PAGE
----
If you have diabetes you have too much glucose (blood sugar) because your body cannot use it properly. When you eat, your cells make glucose from your food, which is then used to make energy. The glucose in your body is regulated by insulin, which is a hormone made by your pancreas.
There are two types of diabetes. If you have Type I, your body doesn't make enough insulin; this is usually diagnosed in childhood. Type II diabetes occurs when your body stops responding to the insulin which is produced so the glucose stops being regulated. Eventually the levels of glucose in the blood become too high resulting in what is known as high blood sugar.

Type II diabetes is often caused by lifestyle and is more common when people are overweight and do not exercise enough. It can also develop in people with HIV. The links between HIV and diabetes are not fully understood and it is not clear whether the virus itself can cause it. Studies have found, however, links between diabetes and some antiretroviral treatments. These include AZT, Indinavir, d4T and full doses of the booster drug Ritonavir.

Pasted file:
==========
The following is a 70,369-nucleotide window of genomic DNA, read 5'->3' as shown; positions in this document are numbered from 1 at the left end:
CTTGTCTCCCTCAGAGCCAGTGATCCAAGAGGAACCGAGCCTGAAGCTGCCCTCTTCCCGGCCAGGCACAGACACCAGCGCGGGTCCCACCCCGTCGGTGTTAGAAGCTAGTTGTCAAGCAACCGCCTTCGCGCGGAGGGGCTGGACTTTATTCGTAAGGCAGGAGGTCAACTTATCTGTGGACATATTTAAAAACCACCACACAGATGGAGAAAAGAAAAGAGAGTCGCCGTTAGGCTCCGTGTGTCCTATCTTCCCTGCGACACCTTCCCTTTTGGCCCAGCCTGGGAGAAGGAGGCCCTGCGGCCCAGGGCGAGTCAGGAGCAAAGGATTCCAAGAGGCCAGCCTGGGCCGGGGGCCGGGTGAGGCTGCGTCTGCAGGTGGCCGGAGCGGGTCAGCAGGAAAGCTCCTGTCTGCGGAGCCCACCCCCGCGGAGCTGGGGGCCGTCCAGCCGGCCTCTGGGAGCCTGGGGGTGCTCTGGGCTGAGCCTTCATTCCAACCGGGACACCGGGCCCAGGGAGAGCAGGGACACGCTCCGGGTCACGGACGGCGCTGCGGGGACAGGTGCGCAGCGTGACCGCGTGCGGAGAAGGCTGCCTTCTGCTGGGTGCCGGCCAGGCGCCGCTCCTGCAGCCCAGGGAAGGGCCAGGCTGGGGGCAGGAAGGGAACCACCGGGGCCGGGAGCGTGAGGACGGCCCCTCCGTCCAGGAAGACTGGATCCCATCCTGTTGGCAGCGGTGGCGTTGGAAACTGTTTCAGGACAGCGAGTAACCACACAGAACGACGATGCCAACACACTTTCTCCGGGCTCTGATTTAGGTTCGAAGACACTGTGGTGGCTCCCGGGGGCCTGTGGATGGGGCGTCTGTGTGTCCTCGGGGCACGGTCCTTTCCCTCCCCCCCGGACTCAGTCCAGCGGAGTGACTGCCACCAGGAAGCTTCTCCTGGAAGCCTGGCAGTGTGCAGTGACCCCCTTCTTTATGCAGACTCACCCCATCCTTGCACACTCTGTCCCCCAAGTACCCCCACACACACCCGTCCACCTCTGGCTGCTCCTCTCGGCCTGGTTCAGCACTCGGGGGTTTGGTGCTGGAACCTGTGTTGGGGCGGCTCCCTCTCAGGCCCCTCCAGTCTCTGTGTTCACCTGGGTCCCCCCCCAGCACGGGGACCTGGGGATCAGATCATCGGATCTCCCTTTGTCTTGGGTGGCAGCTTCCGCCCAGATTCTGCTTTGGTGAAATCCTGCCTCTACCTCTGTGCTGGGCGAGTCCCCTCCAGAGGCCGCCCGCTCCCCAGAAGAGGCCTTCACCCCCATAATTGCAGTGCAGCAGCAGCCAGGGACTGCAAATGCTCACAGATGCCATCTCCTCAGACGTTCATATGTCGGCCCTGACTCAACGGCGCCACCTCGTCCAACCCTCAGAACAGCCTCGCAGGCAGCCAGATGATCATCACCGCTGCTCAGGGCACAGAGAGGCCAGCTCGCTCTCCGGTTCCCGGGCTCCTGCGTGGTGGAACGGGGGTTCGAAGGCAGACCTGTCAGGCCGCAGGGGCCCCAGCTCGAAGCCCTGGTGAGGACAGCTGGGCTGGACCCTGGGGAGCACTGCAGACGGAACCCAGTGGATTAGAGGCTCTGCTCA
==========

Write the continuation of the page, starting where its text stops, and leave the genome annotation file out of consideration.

Diabetes is also linked to ageing, so as people living with HIV become older this adds a further risk factor for diabetes. Most people on antiretroviral treatment will have routine blood glucose tests to check for signs of diabetes. The following symptoms could be a sign of high blood sugar: a constant thirst, blurred vision, fatigue, weight loss and a need to urinate frequently. Other early signs of diabetes include erection problems and genital itching or thrush.

The good news is that type II diabetes can be managed initially by lifestyle changes including stopping smoking, taking more exercise, improving your diet and losing weight if necessary. These measures will often keep diabetes under control, although it may need to be managed with medication at some point.